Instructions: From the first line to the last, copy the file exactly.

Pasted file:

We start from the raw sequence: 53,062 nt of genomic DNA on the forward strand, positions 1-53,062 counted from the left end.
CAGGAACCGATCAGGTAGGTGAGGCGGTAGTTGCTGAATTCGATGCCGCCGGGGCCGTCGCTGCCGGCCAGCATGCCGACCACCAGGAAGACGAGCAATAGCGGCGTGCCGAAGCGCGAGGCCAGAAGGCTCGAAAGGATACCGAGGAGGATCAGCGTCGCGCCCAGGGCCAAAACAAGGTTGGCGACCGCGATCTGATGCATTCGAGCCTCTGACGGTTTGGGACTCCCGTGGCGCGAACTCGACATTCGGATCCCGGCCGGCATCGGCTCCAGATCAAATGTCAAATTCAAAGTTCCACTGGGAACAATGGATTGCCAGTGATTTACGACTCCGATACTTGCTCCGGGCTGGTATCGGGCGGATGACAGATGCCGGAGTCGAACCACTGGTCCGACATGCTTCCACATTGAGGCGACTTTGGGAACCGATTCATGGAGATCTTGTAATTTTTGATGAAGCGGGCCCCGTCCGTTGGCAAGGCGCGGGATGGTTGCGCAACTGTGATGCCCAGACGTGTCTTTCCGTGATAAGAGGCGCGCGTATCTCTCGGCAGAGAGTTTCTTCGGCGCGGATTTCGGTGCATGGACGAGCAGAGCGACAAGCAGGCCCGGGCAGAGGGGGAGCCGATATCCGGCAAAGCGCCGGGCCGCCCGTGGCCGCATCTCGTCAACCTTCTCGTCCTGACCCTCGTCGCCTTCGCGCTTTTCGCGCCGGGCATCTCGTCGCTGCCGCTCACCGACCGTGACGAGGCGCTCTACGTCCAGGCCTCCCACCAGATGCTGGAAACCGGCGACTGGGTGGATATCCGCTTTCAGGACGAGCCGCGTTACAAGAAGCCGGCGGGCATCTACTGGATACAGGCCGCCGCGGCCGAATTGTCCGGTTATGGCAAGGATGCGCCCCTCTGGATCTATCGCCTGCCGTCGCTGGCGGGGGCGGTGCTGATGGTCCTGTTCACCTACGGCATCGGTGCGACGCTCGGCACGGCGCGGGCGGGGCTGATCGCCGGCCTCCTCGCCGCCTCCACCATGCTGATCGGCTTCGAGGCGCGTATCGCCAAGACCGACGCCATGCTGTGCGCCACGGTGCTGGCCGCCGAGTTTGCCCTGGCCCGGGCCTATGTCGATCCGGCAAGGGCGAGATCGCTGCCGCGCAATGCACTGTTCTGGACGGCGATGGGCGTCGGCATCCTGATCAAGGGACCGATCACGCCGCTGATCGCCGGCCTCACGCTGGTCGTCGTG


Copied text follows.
We start from the raw sequence: 53,062 nt of genomic DNA on the forward strand, positions 1-53,062 counted from the left end.
CAGGAACCGATCAGGTAGGTGAGGCGGTAGTTGCTGAATTCGATGCCGCCGGGGCCGTCGCTGCCGGCCAGCATGCCGACCACCAGGAAGACGAGCAATAGCGGCGTGCCGAAGCGCGAGGCCAGAAGGCTCGAAAGGATACCGAGGAGGATCAGCGTCGCGCCCAGGGCCAAAACAAGGTTGGCGACCGCGATCTGATGCATTCGAGCCTCTGACGGTTTGGGACTCCCGTGGCGCGAACTCGACATTCGGATCCCGGCCGGCATCGGCTCCAGATCAAATGTCAAATTCAAAGTTCCACTGGGAACAATGGATTGCCAGTGATTTACGACTCCGATACTTGCTCCGGGCTGGTATCGGGCGGATGACAGATGCCGGAGTCGAACCACTGGTCCGACATGCTTCCACATTGAGGCGACTTTGGGAACCGATTCATGGAGATCTTGTAATTTTTGATGAAGCGGGCCCCGTCCGTTGGCAAGGCGCGGGATGGTTGCGCAACTGTGATGCCCAGACGTGTCTTTCCGTGATAAGAGGCGCGCGTATCTCTCGGCAGAGAGTTTCTTCGGCGCGGATTTCGGTGCATGGACGAGCAGAGCGACAAGCAGGCCCGGGCAGAGGGGGAGCCGATATCCGGCAAAGCGCCGGGCCGCCCGTGGCCGCATCTCGTCAACCTTCTCGTCCTGACCCTCGTCGCCTTCGCGCTTTTCGCGCCGGGCATCTCGTCGCTGCCGCTCACCGACCGTGACGAGGCGCTCTACGTCCAGGCCTCCCACCAGATGCTGGAAACCGGCGACTGGGTGGATATCCGCTTTCAGGACGAGCCGCGTTACAAGAAGCCGGCGGGCATCTACTGGATACAGGCCGCCGCGGCCGAATTGTCCGGTTATGGCAAGGATGCGCCCCTCTGGATCTATCGCCTGCCGTCGCTGGCGGGGGCGGTGCTGATGGTCCTGTTCACCTACGGCATCGGTGCGACGCTCGGCACGGCGCGGGCGGGGCTGATCGCCGGCCTCCTCGCCGCCTCCACCATGCTGATCGGCTTCGAGGCGCGTATCGCCAAGACCGACGCCATGCTGTGCGCCACGGTGCTGGCCGCCGAGTTTGCCCTGGCCCGGGCCTATGTCGATCCGGCAAGGGCGAGATCGCTGCCGCGCAATGCACTGTTCTGGACGGCGATGGGCGTCGGCATCCTGATCAAGGGACCGATCACGCCGCTGATCGCCGGCCTCACGCTGGTCGTCGTG